One of two Salinas brothers accused of attempting to beat a homeless man to death pleaded no contest to a drastically reduced charge Friday.
James DeLeon, 32, admitted to being an accessory after the fact by giving a false statement to police, his attorney Juliet Peck said, and is no longer charged with premeditated attempted murder.
His older brother, Robert DeLeon, 43, still faces charges of attempted murder and assault with a deadly weapon.
The brothers are owners of the XL Grindhouse restaurant at 129 Main St., known for beer and bar food with a Texas slant.
The two were arrested Nov. 21 by Salinas police after the 55-year-old victim fell into a coma at a San Francisco Bay Area hospital from severe head injuries allegedly suffered during a beating with a bat Oct. 11 near the restaurant.
Detectives had learned the brothers were angry with the man for "continuous loitering" around the eatery, a police press release said.
Robert DeLeon was also charged with enhancements alleging use of a weapon and inflicting great bodily injury. His attorney, Brian Worthington, could not be reached for comment late Friday.
After the brothers' arraignment last month, Worthington said his client is not a violent individual and has treated transients who regularly frequent the Oldtown area well, giving them water and food at times.
Peck said James DeLeon entered the plea Friday afternoon, just before a preliminary hearing began for his brother. The court held there was sufficient evidence for Robert DeLeon to go to trial.
"After a more thorough investigation, the (District Attorney's Office) recognized that the case was initially over-filed as to James," Peck said.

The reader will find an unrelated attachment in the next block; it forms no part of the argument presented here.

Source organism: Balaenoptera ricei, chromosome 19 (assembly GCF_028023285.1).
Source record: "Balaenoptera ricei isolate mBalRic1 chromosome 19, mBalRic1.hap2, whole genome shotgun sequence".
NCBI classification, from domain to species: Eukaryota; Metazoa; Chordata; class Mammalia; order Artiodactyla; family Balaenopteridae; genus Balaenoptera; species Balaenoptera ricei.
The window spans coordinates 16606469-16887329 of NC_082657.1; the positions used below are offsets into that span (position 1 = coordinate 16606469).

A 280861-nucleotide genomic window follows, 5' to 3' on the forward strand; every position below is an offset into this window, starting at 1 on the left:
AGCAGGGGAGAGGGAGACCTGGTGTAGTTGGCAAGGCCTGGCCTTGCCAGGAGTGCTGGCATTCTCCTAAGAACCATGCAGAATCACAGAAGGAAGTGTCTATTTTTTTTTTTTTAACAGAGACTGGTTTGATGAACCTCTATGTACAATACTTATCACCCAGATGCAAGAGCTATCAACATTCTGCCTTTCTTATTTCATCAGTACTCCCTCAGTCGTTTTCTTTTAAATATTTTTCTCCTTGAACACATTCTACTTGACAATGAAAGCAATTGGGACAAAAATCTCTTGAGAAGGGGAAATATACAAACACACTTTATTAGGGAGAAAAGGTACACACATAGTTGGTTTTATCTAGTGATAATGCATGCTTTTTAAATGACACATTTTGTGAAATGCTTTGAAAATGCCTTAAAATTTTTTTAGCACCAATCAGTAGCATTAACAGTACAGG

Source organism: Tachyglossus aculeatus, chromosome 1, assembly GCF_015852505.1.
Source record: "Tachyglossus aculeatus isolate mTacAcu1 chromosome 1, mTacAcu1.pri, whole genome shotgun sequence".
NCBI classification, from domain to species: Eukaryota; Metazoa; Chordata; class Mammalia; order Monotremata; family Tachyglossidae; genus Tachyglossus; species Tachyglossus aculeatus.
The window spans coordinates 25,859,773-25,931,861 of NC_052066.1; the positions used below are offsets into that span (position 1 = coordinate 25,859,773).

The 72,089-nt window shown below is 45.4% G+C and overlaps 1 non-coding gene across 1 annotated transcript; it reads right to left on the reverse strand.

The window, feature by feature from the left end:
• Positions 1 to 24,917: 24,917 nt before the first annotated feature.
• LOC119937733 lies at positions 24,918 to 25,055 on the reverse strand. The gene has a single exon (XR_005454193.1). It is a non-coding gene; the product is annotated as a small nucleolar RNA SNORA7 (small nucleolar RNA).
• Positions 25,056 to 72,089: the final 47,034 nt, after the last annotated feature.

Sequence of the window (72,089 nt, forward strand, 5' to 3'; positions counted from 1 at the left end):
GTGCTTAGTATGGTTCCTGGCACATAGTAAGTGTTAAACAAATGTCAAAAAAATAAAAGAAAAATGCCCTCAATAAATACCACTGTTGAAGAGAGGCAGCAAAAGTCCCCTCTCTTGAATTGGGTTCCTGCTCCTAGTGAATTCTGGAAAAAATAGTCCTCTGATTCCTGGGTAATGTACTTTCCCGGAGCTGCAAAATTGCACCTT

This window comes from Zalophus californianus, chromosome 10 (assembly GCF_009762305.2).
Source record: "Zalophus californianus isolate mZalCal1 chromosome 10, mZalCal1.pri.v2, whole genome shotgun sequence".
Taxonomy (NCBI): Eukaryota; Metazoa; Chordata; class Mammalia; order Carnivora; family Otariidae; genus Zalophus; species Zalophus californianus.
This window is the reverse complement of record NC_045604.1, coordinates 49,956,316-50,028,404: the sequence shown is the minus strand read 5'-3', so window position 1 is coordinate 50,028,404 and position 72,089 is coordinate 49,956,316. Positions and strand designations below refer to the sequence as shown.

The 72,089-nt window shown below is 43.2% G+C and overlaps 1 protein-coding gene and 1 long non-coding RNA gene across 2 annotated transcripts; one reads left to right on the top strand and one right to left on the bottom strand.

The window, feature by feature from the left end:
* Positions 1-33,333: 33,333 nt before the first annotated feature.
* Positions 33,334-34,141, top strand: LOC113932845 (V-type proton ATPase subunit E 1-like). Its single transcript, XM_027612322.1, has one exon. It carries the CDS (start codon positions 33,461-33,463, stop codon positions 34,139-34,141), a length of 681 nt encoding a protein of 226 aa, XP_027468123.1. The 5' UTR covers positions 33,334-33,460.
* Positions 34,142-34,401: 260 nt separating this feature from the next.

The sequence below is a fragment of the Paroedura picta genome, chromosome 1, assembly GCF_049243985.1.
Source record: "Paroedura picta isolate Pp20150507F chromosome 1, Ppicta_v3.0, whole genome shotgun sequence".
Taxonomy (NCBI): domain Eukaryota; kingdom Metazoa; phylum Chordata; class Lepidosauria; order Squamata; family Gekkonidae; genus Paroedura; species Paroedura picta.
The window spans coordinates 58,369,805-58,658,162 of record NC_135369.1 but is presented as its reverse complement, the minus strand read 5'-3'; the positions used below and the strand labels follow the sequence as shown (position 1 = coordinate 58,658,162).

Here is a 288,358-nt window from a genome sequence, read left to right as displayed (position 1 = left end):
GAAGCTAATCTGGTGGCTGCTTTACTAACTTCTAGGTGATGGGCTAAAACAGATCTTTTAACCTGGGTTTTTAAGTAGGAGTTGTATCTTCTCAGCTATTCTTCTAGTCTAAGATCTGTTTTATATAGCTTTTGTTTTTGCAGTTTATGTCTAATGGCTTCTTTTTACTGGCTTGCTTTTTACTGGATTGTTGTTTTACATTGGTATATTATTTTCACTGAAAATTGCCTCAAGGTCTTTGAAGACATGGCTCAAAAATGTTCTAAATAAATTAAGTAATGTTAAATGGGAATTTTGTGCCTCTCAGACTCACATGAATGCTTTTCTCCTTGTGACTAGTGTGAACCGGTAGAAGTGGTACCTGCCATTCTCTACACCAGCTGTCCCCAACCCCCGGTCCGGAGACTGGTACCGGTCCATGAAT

James DeLeon faced life in prison on his original charges.
Accessory after the fact can carry a three-year prison term that is served in county jail, but under a stipulated sentence, James DeLeon will be placed on felony probation after he is sentenced in February, Peck said. There was no agreement to testify as part of the plea, she said.
"It's important for the community to understand that the charge of accessory after the fact is based exclusively on a subsequent statement to the police in which James was attempting to protect a loved one," Peck said. "Under certain circumstances, false statements to the police, no matter how minor, can constitute accessory after the fact."
His bail was also reduced from $500,000 to $50,000, she said. According to jail records, DeLeon was still in the facility early Friday evening.
Peck said her client will return to running the brothers' restaurant, which has been managed by his sister, Angela DeLeon.
"James is committed to continuing his important work in our Oldtown area," Peck said. "He's coming back to run the business and to rebuild his relationships."
James DeLeon is scheduled to be sentenced Feb. 19. Robert DeLeon's next court appearance will be in January.
Julia Reynolds can be reached at 648-1187 or email@example.com.